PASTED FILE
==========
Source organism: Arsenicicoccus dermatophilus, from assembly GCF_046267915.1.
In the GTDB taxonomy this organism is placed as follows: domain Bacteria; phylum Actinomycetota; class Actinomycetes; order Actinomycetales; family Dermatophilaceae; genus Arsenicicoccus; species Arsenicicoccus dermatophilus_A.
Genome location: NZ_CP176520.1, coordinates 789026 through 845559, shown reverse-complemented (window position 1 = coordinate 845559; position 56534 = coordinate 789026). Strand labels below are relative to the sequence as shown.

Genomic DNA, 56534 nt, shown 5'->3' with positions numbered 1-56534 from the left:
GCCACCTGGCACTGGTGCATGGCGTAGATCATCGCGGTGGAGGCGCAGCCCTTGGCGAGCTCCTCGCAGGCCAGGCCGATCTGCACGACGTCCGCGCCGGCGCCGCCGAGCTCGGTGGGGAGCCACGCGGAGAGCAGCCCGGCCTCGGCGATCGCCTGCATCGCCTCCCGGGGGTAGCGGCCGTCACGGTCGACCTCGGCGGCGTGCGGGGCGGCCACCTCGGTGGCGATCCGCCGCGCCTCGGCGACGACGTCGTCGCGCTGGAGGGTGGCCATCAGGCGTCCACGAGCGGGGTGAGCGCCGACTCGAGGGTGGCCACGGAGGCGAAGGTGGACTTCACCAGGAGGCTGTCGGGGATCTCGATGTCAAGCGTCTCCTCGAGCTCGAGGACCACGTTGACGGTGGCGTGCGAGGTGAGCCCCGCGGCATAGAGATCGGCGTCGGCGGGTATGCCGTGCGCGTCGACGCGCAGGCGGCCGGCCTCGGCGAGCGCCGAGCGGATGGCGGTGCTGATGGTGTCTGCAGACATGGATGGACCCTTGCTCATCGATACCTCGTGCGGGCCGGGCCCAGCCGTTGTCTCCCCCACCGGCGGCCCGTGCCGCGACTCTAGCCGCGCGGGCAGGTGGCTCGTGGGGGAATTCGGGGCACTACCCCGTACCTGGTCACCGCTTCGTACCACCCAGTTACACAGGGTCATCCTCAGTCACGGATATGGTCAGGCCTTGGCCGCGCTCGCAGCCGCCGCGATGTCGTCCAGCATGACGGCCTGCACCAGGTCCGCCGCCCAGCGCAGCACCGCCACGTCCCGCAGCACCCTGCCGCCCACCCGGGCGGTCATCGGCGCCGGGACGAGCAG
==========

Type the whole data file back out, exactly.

Source organism: Arsenicicoccus dermatophilus, from assembly GCF_046267915.1.
In the GTDB taxonomy this organism is placed as follows: domain Bacteria; phylum Actinomycetota; class Actinomycetes; order Actinomycetales; family Dermatophilaceae; genus Arsenicicoccus; species Arsenicicoccus dermatophilus_A.
Genome location: NZ_CP176520.1, coordinates 789026 through 845559, shown reverse-complemented (window position 1 = coordinate 845559; position 56534 = coordinate 789026). Strand labels below are relative to the sequence as shown.

Genomic DNA, 56534 nt, shown 5'->3' with positions numbered 1-56534 from the left:
GCCACCTGGCACTGGTGCATGGCGTAGATCATCGCGGTGGAGGCGCAGCCCTTGGCGAGCTCCTCGCAGGCCAGGCCGATCTGCACGACGTCCGCGCCGGCGCCGCCGAGCTCGGTGGGGAGCCACGCGGAGAGCAGCCCGGCCTCGGCGATCGCCTGCATCGCCTCCCGGGGGTAGCGGCCGTCACGGTCGACCTCGGCGGCGTGCGGGGCGGCCACCTCGGTGGCGATCCGCCGCGCCTCGGCGACGACGTCGTCGCGCTGGAGGGTGGCCATCAGGCGTCCACGAGCGGGGTGAGCGCCGACTCGAGGGTGGCCACGGAGGCGAAGGTGGACTTCACCAGGAGGCTGTCGGGGATCTCGATGTCAAGCGTCTCCTCGAGCTCGAGGACCACGTTGACGGTGGCGTGCGAGGTGAGCCCCGCGGCATAGAGATCGGCGTCGGCGGGTATGCCGTGCGCGTCGACGCGCAGGCGGCCGGCCTCGGCGAGCGCCGAGCGGATGGCGGTGCTGATGGTGTCTGCAGACATGGATGGACCCTTGCTCATCGATACCTCGTGCGGGCCGGGCCCAGCCGTTGTCTCCCCCACCGGCGGCCCGTGCCGCGACTCTAGCCGCGCGGGCAGGTGGCTCGTGGGGGAATTCGGGGCACTACCCCGTACCTGGTCACCGCTTCGTACCACCCAGTTACACAGGGTCATCCTCAGTCACGGATATGGTCAGGCCTTGGCCGCGCTCGCAGCCGCCGCGATGTCGTCCAGCATGACGGCCTGCACCAGGTCCGCCGCCCAGCGCAGCACCGCCACGTCCCGCAGCACCCTGCCGCCCACCCGGGCGGTCATCGGCGCCGGGACGAGCAG